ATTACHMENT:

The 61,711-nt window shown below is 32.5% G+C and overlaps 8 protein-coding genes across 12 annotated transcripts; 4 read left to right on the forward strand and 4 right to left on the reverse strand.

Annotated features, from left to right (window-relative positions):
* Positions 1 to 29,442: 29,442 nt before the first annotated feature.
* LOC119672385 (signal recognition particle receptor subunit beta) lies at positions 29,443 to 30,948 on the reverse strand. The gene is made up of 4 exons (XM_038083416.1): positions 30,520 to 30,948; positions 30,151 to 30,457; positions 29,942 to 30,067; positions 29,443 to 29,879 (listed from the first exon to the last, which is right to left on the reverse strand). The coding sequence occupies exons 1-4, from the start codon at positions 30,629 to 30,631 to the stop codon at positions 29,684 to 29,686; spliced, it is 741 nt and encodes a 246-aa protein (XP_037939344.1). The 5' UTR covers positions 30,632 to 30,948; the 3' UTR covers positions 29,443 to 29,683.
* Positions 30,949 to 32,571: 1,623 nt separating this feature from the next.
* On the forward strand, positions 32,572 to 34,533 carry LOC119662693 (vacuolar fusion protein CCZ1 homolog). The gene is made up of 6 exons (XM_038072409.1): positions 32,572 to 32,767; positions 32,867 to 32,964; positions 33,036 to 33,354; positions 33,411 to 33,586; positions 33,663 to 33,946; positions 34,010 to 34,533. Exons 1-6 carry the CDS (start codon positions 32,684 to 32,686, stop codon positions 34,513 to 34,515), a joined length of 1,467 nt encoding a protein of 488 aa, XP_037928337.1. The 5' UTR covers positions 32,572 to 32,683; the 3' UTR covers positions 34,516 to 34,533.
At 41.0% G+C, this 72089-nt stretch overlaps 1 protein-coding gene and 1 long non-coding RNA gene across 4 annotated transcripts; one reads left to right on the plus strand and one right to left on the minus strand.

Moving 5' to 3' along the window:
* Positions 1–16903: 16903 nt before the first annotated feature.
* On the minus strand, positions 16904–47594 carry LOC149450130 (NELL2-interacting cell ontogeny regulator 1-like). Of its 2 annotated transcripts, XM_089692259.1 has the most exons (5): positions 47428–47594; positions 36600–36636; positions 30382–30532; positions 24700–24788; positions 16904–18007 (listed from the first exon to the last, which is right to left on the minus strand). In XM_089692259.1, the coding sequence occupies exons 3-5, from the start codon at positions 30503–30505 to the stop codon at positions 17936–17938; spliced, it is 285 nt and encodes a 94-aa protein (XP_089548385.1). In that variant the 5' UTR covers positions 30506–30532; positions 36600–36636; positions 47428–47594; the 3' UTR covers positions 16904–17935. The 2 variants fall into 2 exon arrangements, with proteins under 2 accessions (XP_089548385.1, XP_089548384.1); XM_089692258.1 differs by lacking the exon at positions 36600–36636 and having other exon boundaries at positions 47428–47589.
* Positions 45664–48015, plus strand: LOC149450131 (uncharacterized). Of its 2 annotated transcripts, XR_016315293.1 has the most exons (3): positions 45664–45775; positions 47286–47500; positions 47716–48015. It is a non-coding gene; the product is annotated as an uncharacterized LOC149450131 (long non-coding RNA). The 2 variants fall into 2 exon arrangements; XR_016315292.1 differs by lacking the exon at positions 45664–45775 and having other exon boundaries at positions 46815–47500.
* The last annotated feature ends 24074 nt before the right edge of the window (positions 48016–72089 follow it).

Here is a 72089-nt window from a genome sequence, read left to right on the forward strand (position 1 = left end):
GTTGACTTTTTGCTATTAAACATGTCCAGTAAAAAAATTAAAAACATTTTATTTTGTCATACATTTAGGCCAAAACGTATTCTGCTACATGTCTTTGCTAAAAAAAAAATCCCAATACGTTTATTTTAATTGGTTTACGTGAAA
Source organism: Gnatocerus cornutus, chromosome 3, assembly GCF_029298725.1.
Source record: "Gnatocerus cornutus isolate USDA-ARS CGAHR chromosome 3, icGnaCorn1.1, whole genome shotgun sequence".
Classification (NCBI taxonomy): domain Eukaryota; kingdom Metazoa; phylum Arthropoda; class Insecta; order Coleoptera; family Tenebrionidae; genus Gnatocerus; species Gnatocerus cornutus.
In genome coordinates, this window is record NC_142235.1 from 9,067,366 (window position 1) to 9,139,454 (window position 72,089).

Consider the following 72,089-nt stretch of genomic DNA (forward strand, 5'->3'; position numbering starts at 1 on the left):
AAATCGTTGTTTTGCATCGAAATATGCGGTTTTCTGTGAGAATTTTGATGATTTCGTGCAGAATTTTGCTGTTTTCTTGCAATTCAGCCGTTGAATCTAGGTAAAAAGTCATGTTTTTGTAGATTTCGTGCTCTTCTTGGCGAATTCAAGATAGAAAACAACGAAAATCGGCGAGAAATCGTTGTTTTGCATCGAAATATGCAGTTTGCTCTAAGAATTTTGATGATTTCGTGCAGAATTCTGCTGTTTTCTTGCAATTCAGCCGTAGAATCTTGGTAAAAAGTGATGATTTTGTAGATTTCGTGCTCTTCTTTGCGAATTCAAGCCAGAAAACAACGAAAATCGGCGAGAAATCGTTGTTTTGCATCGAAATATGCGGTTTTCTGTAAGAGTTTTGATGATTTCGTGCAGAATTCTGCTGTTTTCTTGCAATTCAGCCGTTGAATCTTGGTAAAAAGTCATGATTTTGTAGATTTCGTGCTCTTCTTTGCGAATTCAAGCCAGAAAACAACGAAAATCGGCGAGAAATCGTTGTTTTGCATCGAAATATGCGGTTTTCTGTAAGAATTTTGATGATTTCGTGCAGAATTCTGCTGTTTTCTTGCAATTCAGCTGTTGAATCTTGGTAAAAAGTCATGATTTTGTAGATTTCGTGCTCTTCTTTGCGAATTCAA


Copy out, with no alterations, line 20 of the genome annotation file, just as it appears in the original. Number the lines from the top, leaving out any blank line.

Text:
AAATCGTTGTTTTGCATCGAAATATGCGGTTTTCTGTGAGAATTTTGATGATTTCGTGCAGAATTTTGCTGTTTTCTTGCAATTCAGCCGTTGAATCTAGGTAAAAAGTCATGTTTTTGTAGATTTCGTGCTCTTCTTGGCGAATTCAAGATAGAAAACAACGAAAATCGGCGAGAAATCGTTGTTTTGCATCGAAATATGCAGTTTGCTCTAAGAATTTTGATGATTTCGTGCAGAATTCTGCTGTTTTCTTGCAATTCAGCCGTAGAATCTTGGTAAAAAGTGATGATTTTGTAGATTTCGTGCTCTTCTTTGCGAATTCAAGCCAGAAAACAACGAAAATCGGCGAGAAATCGTTGTTTTGCATCGAAATATGCGGTTTTCTGTAAGAGTTTTGATGATTTCGTGCAGAATTCTGCTGTTTTCTTGCAATTCAGCCGTTGAATCTTGGTAAAAAGTCATGATTTTGTAGATTTCGTGCTCTTCTTTGCGAATTCAAGCCAGAAAACAACGAAAATCGGCGAGAAATCGTTGTTTTGCATCGAAATATGCGGTTTTCTGTAAGAATTTTGATGATTTCGTGCAGAATTCTGCTGTTTTCTTGCAATTCAGCTGTTGAATCTTGGTAAAAAGTCATGATTTTGTAGATTTCGTGCTCTTCTTTGCGAATTCAA